A former housing and urban development secretary and a professor of sociology oppose the Trump administration's proposed changes to the Affirmatively Furthering Fair Housing rule.
Shaun Donovan, former secretary of the U.S. Department of Housing and Urban Developer, writes an opinion piece for the New York Times to opposed proposed changes to the Affirmatively Furthering fair Housing rule, announced the Trump administration in January 2020.
Donovan explains the key terms in the contemporary debate over fair housing—disparate impact and affirmatively furthering fair housing—and the progress made under the Obama administration to implement policies to address both:
At HUD, I codified and strengthened these principles. In 2013, the agency issued a formal disparate impact regulation based on decades of unanimous judicial consensus. And in the most important civil rights decision involving housing in a generation, the Supreme Court upheld the disparate impact principle in 2015, recognizing it as consistent with the “central purpose” of the Fair Housing Act. I also began improving HUD’s approach to affirmatively furthering fair housing and my successor, Julián Castro, completed it with a regulation in 2015.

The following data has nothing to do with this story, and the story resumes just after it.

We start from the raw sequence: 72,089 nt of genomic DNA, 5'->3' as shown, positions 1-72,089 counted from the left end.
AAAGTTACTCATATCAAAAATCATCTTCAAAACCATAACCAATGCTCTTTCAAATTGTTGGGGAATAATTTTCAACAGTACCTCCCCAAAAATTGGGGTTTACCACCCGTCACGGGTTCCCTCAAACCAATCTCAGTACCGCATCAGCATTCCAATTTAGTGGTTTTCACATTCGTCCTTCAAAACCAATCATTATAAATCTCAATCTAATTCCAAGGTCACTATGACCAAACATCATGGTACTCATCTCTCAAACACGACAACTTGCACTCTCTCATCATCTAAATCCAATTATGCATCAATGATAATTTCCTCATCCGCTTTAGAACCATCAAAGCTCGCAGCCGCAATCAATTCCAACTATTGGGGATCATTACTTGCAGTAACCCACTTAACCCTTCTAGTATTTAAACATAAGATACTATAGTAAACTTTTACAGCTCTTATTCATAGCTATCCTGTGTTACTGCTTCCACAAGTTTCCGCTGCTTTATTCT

Donovan's purpose in writing the opinion piece is to oppose changes proposed by the Trump administration to "gut" disparate impact standards and "fundamentally undermine" affirmatively furthering standards.
Donovan's opposition to the Trump administration's proposed changes is echoed in an opinion piece written by Gregory D. Squires, professor of Sociology and Public Policy and Public Administration at George Washington University, and published by American Banker, which calls the proposed actions "yet another significant step backward."
"As for its new proposal, HUD should simply scrap it. That would advance the agency’s efforts to fulfill its mandate to make fair housing a reality and lead to the balanced living patterns envisioned when the Fair Housing Act was passed," concludes the editorial.
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